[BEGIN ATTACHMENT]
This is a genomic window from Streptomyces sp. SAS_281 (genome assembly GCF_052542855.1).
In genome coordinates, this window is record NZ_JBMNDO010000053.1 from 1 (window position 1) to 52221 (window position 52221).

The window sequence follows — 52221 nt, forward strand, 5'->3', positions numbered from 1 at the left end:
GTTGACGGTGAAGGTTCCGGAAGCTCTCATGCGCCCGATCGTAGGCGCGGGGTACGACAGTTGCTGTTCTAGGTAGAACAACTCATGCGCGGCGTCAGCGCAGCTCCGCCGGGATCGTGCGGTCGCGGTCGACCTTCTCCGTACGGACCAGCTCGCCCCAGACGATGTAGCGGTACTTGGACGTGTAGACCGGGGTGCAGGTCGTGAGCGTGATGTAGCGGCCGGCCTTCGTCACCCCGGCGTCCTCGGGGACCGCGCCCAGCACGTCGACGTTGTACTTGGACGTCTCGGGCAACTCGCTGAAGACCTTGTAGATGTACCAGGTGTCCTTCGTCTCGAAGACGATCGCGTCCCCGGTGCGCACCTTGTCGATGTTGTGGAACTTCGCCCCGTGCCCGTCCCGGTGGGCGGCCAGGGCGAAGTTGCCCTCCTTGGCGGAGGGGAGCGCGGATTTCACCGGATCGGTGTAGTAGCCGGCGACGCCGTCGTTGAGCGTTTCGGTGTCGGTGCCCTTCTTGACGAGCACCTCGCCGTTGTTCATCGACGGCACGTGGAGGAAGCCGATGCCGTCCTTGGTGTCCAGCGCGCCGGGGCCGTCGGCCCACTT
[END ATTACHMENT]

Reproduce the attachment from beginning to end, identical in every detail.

This is a genomic window from Streptomyces sp. SAS_281 (genome assembly GCF_052542855.1).
In genome coordinates, this window is record NZ_JBMNDO010000053.1 from 1 (window position 1) to 52221 (window position 52221).

The window sequence follows — 52221 nt, forward strand, 5'->3', positions numbered from 1 at the left end:
GTTGACGGTGAAGGTTCCGGAAGCTCTCATGCGCCCGATCGTAGGCGCGGGGTACGACAGTTGCTGTTCTAGGTAGAACAACTCATGCGCGGCGTCAGCGCAGCTCCGCCGGGATCGTGCGGTCGCGGTCGACCTTCTCCGTACGGACCAGCTCGCCCCAGACGATGTAGCGGTACTTGGACGTGTAGACCGGGGTGCAGGTCGTGAGCGTGATGTAGCGGCCGGCCTTCGTCACCCCGGCGTCCTCGGGGACCGCGCCCAGCACGTCGACGTTGTACTTGGACGTCTCGGGCAACTCGCTGAAGACCTTGTAGATGTACCAGGTGTCCTTCGTCTCGAAGACGATCGCGTCCCCGGTGCGCACCTTGTCGATGTTGTGGAACTTCGCCCCGTGCCCGTCCCGGTGGGCGGCCAGGGCGAAGTTGCCCTCCTTGGCGGAGGGGAGCGCGGATTTCACCGGATCGGTGTAGTAGCCGGCGACGCCGTCGTTGAGCGTTTCGGTGTCGGTGCCCTTCTTGACGAGCACCTCGCCGTTGTTCATCGACGGCACGTGGAGGAAGCCGATGCCGTCCTTGGTGTCCAGCGCGCCGGGGCCGTCGGCCCACTT